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Eleven years ago, on a bitter January night, dozens of young men, dressed in a uniform of black berets, white T-­shirts, and black pants, gathered on a hill overlooking the Nigerian city of Jos, shouting, dancing, and shooting guns into the black sky. A drummer pounded a rhythmic beat. Amid the roiling crowd, five men crawled toward a candlelit dais, where a white-­robed priest stood holding an axe. Leading them was John, a sophomore at the local college, powerfully built and baby-faced. Over the past six hours, he had been beaten and burned, trampled and taunted. He was exhausted. John looked out at the landscape beyond the priest. It was the harmattan season, when Saharan sand blots out the sky, and the city lights in the distance blurred in John’s eyes as if he were underwater.

John had been raised by a single mother in Kaduna, a hardscrabble city in Nigeria’s arid north. She’d worked all hours as a construction supplier, but the family still struggled to get by. Her three boys were left alone for long stretches, and they killed time hunting at a nearby lake while listening to American rap. At seventeen, John had enrolled at the University of Jos to study business. Four hours southeast of his native Kaduna, Jos was another world, temperate and green. John’s mother sent him an allowance, and he made cash on the side rearing guard dogs for sale in Port Harcourt, the perilous capital of Nigeria’s oil industry. But it wasn’t much. John’s older brother, also studying in Jos, hung around with a group of Axemen—members of the Black Axe fraternity—who partied hard and bought drugs and cars. Local media reported a flood of crimes that Axemen had allegedly committed, but his brother’s friends promised John that, were he to join the group, he wouldn’t be forced into anything illegal. He could just come to the parties, help out at the odd charity drive, and enjoy himself. It was up to him.

John knew that the Black Axe was into some “risky” stuff. But he thought it was worth it. Axemen were treated with respect and had connections to important people. Without a network, John’s chances of getting a good job post-­degree were almost nil. In his second year, he decided to join, or “bam.” On the day of the initiation, John was given a shopping list: candles, bug spray, a kola nut (a caffeinated nut native to West Africa), razor blades, and 10,000 Nigerian naira (around thirty dollars)—his bamming fee. He carried it all to the top of the hill. Once night fell, Axemen made John and the other four initiates lie on their stomachs in the dirt, pressed toge­ther shoulder to shoulder, and hurled insults at them. They reeked like goats, some Axemen screamed. Others lashed them with sticks. Each Axeman walked over their backs four times. Somebody lit the bug spray on fire, and ran the flames across them, “burning that goat stink from us,” John recalled.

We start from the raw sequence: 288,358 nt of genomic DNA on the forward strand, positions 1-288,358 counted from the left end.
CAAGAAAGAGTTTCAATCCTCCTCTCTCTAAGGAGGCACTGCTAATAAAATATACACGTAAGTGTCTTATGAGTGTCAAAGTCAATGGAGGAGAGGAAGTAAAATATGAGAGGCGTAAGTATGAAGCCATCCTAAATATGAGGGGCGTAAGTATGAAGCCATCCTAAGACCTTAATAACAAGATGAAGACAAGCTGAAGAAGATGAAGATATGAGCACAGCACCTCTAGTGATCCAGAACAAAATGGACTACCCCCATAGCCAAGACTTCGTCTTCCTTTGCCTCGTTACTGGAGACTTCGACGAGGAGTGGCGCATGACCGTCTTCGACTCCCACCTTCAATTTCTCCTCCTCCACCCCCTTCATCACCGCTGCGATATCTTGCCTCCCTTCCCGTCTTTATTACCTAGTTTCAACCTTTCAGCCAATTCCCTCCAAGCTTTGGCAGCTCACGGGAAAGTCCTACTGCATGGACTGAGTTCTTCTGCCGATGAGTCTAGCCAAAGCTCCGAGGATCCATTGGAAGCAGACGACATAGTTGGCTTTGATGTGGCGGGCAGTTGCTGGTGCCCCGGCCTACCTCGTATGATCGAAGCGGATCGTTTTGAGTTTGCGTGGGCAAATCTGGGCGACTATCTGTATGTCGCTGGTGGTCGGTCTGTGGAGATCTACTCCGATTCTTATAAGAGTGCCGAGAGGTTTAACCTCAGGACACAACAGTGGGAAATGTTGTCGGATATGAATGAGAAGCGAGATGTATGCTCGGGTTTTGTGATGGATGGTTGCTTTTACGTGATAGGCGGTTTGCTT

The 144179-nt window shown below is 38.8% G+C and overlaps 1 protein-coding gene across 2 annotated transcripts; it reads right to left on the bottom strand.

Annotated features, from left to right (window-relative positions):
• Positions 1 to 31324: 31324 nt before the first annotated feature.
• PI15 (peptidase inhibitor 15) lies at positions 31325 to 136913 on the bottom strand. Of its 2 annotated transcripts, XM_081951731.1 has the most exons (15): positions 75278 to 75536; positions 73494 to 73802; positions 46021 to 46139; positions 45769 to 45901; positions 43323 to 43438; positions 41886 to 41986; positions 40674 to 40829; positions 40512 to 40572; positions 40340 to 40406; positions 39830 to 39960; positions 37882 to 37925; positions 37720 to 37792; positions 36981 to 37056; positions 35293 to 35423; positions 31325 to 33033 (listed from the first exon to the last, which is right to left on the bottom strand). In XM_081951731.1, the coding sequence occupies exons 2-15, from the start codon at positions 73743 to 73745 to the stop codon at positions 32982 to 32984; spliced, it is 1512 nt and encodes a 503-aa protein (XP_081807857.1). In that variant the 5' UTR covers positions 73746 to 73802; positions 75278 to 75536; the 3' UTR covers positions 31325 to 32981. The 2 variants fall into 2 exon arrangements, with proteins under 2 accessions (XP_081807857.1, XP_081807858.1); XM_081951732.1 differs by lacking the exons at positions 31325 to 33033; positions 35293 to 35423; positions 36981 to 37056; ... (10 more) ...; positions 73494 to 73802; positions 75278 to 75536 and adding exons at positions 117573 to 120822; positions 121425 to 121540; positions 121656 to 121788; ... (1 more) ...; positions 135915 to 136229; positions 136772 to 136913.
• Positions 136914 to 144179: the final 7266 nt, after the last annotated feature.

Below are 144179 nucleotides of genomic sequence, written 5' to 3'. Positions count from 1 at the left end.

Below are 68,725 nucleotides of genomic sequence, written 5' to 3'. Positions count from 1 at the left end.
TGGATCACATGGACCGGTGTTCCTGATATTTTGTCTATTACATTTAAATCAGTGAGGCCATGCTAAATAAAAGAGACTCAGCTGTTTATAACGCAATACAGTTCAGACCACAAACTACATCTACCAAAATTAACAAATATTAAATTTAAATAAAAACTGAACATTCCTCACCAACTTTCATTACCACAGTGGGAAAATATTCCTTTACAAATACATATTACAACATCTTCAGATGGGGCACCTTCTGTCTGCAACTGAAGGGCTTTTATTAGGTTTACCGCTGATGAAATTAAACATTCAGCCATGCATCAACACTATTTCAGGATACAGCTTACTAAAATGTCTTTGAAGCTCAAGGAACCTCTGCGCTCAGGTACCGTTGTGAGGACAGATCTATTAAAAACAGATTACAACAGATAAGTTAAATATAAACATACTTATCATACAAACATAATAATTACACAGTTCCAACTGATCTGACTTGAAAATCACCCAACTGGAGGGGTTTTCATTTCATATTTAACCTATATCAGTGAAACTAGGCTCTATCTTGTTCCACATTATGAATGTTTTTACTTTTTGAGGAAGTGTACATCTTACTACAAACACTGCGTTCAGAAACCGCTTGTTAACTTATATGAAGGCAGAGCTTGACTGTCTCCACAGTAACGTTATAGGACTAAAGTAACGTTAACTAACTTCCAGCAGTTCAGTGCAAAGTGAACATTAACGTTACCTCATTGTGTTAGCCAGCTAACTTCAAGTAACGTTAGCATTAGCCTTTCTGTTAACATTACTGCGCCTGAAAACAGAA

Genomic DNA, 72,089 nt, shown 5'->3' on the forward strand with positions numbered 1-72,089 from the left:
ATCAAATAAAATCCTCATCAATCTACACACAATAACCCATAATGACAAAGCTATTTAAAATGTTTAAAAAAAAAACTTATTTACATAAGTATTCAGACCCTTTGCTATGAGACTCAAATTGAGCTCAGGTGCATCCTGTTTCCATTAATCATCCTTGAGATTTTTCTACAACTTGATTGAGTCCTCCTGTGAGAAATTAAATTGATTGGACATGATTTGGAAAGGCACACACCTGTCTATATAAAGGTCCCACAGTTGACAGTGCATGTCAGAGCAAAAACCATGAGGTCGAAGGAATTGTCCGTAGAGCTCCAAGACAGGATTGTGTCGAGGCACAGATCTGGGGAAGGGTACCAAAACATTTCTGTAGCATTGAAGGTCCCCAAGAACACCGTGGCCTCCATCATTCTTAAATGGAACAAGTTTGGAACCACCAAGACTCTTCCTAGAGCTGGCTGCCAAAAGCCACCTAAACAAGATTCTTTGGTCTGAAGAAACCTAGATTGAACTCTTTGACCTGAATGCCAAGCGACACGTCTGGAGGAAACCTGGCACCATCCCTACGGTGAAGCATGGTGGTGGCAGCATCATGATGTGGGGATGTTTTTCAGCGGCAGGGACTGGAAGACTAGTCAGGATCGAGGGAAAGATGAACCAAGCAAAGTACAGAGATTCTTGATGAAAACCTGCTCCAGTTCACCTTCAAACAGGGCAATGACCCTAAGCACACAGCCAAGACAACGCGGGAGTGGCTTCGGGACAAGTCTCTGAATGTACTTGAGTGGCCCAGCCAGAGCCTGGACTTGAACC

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Who Is She?·

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I couldn’t leave. I couldn’t get up—­just couldn’t get up, couldn’t get up or leave. All day lying in that median, unable. Was this misery or joy?

It’s happened to you, too, hasn’t it? A habit or phase, a marriage, a disease, children or drugs, money or debt—­something you believed inescapable, something that had been going on for so long that you’d forgotten any and every step taken to lead your life here. What did you do? How did this happen? When you try to solve the crossword, someone keeps adding clues.

It’s happened to us all. The impossible knowledge is the one we all want—­the big why, the big how. Who among us won’t buy that lotto ticket? This is where stories come from and, believe me, there are only two kinds: ­one, naked lies, and two, pot holders, gas masks, condoms—­something you must carefully place between yourself and a truth too dangerous to touch.

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Murder Italian Style·

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The Catholic School, by Edoardo Albinati. Farrar, Straus and Giroux. 1,280 pages. $40.

In a quiet northern suburb of Rome, a woman hears noises in the street and sends her son to investigate. Someone is locked in the trunk of a Fiat 127. The police arrive and find one girl seriously injured, together with the corpse of a second. Both have been raped, tortured, and left for dead. The survivor speaks of three young aggressors and a villa by the sea. Within hours two of the men have been arrested. The other will never be found.

Cost of renting a giant panda from the Chinese government, per day:

$1,500

A recent earthquake in Chile was found to have shifted the city of Concepción ten feet to the west, shortened Earth’s days by 1.26 microseconds, and shifted the planet’s axis by nearly three inches.

A federal judge in South Carolina ruled in favor of personal-injury lawyer George Sink Sr., who had sued his son, George Sink Jr., for using his own name at his competing law firm.